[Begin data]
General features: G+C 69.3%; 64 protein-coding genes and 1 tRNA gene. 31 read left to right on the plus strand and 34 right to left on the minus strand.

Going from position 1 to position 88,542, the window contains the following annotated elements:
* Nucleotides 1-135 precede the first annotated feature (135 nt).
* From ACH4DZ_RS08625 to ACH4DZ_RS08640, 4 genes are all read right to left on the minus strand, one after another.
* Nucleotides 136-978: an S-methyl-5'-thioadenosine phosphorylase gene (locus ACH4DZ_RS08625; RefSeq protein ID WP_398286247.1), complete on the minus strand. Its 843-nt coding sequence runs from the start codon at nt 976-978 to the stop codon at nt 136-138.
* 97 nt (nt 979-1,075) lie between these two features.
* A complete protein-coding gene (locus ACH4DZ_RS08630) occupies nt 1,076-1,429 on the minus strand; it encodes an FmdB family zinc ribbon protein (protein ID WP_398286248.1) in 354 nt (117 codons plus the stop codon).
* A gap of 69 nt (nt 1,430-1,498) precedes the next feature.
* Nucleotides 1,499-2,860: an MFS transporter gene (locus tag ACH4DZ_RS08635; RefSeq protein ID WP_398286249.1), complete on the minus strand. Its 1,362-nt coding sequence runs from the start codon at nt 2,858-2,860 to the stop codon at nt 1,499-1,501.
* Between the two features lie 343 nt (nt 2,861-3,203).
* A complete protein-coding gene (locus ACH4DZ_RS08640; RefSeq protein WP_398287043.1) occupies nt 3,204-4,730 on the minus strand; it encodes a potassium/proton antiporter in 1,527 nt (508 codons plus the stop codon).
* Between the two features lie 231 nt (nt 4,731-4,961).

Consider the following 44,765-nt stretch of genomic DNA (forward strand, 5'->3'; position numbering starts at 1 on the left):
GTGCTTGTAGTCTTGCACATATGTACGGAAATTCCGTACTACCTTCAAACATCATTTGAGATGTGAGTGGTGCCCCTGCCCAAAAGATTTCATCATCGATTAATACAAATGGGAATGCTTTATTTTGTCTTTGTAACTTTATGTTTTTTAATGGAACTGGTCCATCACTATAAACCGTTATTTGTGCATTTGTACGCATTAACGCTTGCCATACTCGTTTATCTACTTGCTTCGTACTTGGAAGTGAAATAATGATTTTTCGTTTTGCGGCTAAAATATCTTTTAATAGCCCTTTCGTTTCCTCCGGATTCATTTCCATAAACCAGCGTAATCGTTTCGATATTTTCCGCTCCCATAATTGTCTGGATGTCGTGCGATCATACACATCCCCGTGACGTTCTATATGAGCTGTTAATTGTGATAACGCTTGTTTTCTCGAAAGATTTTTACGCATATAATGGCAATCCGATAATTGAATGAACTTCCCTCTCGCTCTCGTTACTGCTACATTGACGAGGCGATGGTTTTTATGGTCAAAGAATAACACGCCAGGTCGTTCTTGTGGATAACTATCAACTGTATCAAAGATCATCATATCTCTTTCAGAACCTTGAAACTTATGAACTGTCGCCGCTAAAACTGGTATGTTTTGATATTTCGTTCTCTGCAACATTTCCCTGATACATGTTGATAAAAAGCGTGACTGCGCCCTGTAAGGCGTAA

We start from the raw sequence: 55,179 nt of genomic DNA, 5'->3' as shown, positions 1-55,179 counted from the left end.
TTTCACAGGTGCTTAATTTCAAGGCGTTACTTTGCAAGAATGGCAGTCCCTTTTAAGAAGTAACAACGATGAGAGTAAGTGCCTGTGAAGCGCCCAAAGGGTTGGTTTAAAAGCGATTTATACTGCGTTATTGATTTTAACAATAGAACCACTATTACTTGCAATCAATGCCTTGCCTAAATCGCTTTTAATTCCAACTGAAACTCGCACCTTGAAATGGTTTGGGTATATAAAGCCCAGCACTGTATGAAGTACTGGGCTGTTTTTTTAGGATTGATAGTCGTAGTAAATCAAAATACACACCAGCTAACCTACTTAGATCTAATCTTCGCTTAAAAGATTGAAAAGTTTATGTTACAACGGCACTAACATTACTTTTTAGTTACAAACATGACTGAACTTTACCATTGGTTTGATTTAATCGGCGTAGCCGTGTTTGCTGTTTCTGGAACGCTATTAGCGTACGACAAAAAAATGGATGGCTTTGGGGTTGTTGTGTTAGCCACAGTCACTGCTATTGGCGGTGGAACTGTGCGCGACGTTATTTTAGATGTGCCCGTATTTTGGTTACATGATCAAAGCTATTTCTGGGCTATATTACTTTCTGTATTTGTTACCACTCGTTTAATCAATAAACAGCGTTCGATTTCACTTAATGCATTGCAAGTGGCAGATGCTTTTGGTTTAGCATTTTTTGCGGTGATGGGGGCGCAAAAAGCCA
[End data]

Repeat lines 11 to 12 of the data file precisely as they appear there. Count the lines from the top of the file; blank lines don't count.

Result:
* A complete protein-coding gene (locus ACH4DZ_RS08640; RefSeq protein WP_398287043.1) occupies nt 3,204-4,730 on the minus strand; it encodes a potassium/proton antiporter in 1,527 nt (508 codons plus the stop codon).
* Between the two features lie 231 nt (nt 4,731-4,961).